Sunday, April 24, 2016

Edible Flowers by Guest Blogger: Brittaney Bialas, MS, RD


Spring is a warm, bright, and sunny time of year when you may schedule time for outdoor picnics at local parks and beaches. While you are at it, you might as well pencil in some time to brighten up your herb or vegetable garden with some tasty flowers – edible flowers, that is! 

You may have seen floral garnishes adorning fancy meals or flashy desserts; but you may not know that you can eat many of these flowers fresh from the plant after rinsing. Edible flowers can be cooked like a vegetable, sprinkled on top of a favorite dish, used to make soups and sauces, or stuffed and sautéed as a main part of a recipe. They can be made into vinegar, syrups, butters, and jellies, or used in custards, sorbets, and other desserts. They can also be frozen into ice cubes to add extra excitement to an otherwise boring beverage on a hot day. Now is the time of year when many edible flowers are in peak bloom. They may even be in your garden already - just waiting to be added to your next dish!




Some of the edible flowers that may be in your backyard or vases include pansies, violas, chrysanthemums, carnations, fuchsias, geraniums, jasmine, lavender, violets, and certain roses. Flavors range from sweet and honey-like to spicy and peppery, while scents can add a floral aroma or a citrusy tang. Nasturtiums are a popular edible flower that adds a spicy, peppery kick. The purple flowers of banana trees and blossoms of citrus trees (lemon, lime, orange, grapefruit, kumquat) are edible fruit flowers that may be in your back yard. Many herb flowers, including alliums (garlic, chives, leeks), cilantro/coriander, chicory, dill, mint, sage, and thyme are also safe to eat. Most of the flavors of herbal flowers resemble those of the herbs they come from. These can be added to a dish along with or in place of the herb itself. Several vegetable flowers probably already make a regular appearance in your diet, such as cauliflower (who would have thought?), broccoli, and artichoke, which are all flower blossoms. In addition, the flowers of arugula, okra, radishes, peas, and squash are edible. Squash blossoms appear quite often in the produce stands and taste a bit like the raw gourd from which it came.

Best of all, many edible flowers have vitamin C, vitamin A, and other beneficial essential nutrients. Edible flowers can replace sodium and sugar when used in conjunction with herbs and spices, adding more flavor and aroma to foods. However, keep in mind that edible flowers have a delicate taste that is detected best when added to simple dishes that do not have overpowering flavors.




Many flowers can be safely tossed onto our plates; but there are flowers that are poisonous and should never be eaten. Always make sure a flower is edible before adding it to your food. Some resources that list some edible flowers are at Colorado State Extension  and North Carolina State University. In general, edible flowers are best when they are picked during the morning when they have the most moisture. They can be rinsed and placed in a moist paper towel in the refrigerator for storage. Use within a short period to maintain quality.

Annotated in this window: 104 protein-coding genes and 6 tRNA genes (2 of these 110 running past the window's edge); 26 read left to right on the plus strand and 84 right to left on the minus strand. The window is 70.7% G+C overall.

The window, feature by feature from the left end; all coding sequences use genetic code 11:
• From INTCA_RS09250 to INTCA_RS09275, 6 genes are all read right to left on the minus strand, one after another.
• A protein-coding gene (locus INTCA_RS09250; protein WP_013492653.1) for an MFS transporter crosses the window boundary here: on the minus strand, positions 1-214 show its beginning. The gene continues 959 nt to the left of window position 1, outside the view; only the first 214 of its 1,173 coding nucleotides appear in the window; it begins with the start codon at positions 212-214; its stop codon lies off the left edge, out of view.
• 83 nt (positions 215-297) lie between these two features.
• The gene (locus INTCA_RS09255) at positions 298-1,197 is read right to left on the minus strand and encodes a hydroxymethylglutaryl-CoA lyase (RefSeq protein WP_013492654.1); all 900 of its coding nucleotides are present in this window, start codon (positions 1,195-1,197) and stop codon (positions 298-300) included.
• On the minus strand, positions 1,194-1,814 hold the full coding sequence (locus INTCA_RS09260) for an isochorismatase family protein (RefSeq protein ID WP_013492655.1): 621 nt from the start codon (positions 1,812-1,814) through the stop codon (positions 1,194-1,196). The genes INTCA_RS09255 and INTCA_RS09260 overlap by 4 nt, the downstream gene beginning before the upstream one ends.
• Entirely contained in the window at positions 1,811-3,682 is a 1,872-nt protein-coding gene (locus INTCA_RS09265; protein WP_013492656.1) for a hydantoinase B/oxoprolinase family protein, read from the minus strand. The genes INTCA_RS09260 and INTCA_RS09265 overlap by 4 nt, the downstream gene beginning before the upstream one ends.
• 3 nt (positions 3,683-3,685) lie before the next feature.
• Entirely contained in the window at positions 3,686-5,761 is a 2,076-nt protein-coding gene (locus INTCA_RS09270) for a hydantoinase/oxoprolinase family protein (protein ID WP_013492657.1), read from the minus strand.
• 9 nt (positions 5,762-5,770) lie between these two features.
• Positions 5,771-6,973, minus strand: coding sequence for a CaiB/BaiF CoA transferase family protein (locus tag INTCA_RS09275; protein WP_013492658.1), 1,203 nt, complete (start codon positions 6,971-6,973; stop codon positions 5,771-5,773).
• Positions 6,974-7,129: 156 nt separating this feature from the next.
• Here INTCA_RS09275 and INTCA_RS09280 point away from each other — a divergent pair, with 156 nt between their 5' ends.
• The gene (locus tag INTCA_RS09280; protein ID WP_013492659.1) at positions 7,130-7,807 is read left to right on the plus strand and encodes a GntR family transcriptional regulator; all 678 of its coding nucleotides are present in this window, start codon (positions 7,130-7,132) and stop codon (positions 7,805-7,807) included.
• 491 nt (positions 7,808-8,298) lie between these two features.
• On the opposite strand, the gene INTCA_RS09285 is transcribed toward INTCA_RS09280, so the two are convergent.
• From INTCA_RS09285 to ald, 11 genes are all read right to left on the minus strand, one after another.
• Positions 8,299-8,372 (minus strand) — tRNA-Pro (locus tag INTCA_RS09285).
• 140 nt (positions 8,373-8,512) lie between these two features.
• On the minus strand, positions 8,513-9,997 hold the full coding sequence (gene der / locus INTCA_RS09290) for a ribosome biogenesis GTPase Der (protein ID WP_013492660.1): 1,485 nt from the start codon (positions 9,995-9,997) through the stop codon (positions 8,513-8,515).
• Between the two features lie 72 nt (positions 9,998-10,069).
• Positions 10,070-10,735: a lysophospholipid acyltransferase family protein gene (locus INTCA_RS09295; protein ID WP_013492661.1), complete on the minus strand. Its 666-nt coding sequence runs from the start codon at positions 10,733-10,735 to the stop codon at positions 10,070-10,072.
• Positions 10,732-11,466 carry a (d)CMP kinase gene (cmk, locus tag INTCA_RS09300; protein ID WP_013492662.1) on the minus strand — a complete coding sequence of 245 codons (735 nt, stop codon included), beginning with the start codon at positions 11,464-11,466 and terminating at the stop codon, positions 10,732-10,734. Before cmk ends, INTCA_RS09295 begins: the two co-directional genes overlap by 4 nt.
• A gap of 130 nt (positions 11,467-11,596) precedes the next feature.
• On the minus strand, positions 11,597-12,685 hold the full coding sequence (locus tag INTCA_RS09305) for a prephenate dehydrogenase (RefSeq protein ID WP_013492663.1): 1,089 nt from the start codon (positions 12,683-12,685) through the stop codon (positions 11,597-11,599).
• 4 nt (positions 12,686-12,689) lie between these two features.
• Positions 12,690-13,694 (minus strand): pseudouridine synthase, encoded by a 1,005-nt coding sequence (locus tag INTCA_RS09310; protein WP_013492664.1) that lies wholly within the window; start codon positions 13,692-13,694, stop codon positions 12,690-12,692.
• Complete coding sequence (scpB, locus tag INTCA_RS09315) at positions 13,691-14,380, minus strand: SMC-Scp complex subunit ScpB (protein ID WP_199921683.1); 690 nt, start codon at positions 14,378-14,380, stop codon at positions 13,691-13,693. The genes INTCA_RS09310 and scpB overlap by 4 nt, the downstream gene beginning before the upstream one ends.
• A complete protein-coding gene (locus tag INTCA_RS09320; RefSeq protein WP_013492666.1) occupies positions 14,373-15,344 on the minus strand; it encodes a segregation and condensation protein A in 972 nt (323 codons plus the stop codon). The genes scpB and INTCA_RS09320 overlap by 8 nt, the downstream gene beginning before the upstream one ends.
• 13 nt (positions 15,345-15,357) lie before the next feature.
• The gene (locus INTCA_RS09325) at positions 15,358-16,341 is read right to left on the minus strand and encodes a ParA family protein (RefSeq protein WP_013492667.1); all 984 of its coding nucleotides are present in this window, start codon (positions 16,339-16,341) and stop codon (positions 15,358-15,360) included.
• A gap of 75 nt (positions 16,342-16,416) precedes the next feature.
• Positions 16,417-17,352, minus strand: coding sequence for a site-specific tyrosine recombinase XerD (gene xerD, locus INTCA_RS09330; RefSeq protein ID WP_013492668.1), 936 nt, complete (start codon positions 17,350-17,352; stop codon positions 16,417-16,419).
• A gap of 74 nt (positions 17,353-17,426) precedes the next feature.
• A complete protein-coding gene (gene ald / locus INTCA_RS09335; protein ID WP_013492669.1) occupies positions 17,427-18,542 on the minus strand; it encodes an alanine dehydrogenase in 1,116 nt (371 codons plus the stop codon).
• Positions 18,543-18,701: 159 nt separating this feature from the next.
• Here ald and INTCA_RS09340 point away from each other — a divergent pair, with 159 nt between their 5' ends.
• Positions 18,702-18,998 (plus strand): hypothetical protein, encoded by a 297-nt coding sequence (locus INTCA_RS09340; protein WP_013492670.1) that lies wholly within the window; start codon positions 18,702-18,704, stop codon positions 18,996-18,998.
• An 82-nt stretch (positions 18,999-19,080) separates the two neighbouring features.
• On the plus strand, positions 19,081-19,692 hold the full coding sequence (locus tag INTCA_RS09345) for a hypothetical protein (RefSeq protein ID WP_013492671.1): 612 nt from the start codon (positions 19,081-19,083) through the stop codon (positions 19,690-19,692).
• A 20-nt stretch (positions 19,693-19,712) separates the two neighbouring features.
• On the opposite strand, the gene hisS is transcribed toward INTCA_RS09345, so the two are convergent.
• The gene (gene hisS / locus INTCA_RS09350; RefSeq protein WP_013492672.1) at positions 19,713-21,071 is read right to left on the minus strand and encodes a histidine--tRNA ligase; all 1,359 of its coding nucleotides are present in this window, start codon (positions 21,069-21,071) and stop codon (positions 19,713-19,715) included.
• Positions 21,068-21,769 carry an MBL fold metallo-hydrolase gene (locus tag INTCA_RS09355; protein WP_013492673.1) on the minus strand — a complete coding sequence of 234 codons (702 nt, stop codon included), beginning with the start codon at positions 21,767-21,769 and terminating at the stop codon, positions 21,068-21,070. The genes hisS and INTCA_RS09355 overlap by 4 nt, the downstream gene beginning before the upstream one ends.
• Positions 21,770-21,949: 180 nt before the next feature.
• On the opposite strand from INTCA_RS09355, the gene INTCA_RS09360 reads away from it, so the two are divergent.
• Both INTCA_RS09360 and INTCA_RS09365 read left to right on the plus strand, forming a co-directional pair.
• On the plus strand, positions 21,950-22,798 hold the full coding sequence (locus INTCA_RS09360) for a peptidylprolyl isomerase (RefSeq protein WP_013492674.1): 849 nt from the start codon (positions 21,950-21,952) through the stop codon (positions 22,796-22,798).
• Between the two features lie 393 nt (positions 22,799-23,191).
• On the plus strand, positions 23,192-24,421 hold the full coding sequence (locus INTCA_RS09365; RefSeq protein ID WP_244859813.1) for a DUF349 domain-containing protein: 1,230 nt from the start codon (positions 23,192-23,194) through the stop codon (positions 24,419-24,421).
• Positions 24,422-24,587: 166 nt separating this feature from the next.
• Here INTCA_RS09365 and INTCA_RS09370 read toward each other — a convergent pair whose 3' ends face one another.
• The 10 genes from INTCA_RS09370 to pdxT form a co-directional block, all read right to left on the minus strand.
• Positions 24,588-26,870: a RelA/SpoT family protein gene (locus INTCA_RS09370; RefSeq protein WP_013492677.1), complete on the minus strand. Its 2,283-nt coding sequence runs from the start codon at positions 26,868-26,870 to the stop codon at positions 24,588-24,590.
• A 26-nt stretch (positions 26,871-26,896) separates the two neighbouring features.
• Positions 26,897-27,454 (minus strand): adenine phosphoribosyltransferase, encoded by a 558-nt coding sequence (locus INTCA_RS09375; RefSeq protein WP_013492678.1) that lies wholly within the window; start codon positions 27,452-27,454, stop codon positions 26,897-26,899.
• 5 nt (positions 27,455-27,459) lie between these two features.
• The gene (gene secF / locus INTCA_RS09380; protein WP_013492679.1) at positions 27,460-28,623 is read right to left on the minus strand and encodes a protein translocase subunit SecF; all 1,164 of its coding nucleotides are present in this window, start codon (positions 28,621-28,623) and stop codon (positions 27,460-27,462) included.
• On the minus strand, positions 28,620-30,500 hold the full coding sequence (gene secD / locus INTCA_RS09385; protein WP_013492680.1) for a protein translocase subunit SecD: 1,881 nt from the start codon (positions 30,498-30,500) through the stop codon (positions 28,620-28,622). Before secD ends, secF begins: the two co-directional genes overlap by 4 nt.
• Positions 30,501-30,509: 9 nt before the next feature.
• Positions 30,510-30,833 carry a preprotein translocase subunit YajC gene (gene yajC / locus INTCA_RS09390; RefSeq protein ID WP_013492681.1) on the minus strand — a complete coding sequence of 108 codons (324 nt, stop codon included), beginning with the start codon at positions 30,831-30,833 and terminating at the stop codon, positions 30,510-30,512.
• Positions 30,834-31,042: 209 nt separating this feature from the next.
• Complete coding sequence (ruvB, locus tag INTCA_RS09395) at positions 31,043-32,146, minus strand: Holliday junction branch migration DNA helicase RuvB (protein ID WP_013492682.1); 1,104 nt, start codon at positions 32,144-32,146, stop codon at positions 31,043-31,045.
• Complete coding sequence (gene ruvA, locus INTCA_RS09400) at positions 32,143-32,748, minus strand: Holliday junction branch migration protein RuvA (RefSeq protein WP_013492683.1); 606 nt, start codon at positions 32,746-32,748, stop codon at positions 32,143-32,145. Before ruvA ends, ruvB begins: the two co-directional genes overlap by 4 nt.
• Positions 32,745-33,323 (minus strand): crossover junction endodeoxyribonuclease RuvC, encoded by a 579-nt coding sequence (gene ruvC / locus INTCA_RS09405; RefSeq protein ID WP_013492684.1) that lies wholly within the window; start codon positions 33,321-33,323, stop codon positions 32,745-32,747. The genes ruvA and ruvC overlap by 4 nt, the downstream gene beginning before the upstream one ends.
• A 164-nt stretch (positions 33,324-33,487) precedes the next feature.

There are also some safety rules to follow regarding where you find your edible flowers. Do not pick flowers from the side of the road where fumes from vehicles and other contaminants can make the plants unsafe to eat. Do not purchase edible flowers from nurseries or garden centers unless they are grown specifically for consumption. Do consume edible flowers that you have grown from seeds as long as you do not use pesticides or other chemicals. Do introduce small amounts of new flowers one at a time since pollen from the plants may trigger allergies. Do research which parts should and should not be used since each type of edible flower is different.

Flowers are nice to have. Their colors brighten a room, they give off a pleasing aroma, and they bring joy to people who take the time to notice them.

However, one of the most exciting reasons for dietitians to love flowers is that they may be food! Spring is the perfect time to try something new and let an edible flower be a part of your dining room table – and not just as an accent piece in a vase! 


Pansy Herb Salad 
4 cups mixed greens 
1/4 cup fresh sprigs of dill 
1/4 cup fresh flat-leaf parsley leaves 
4 large basil leaves, rolled up and thinly sliced crosswise 
1 large lemon, halved 
Pinch of salt 
Fresh ground black pepper to taste 
1 /2 cup toasted walnuts 
3/4 cup crumbled feta 
1 cup fresh pansy flowers 

Toss salad greens and herbs in a large bowl. Squeeze lemon juice (without the seeds) over the greens and season with salt and pepper. Toss again. Add walnuts and feta and toss well. Divide salad and pansies among four serving plates and serve.

Nutrition Fact Per Serving (Serves 4)
Calories: 179; Fat: 16g; Carbohydrate: 5g. Adapted from Pansy Herb Salad





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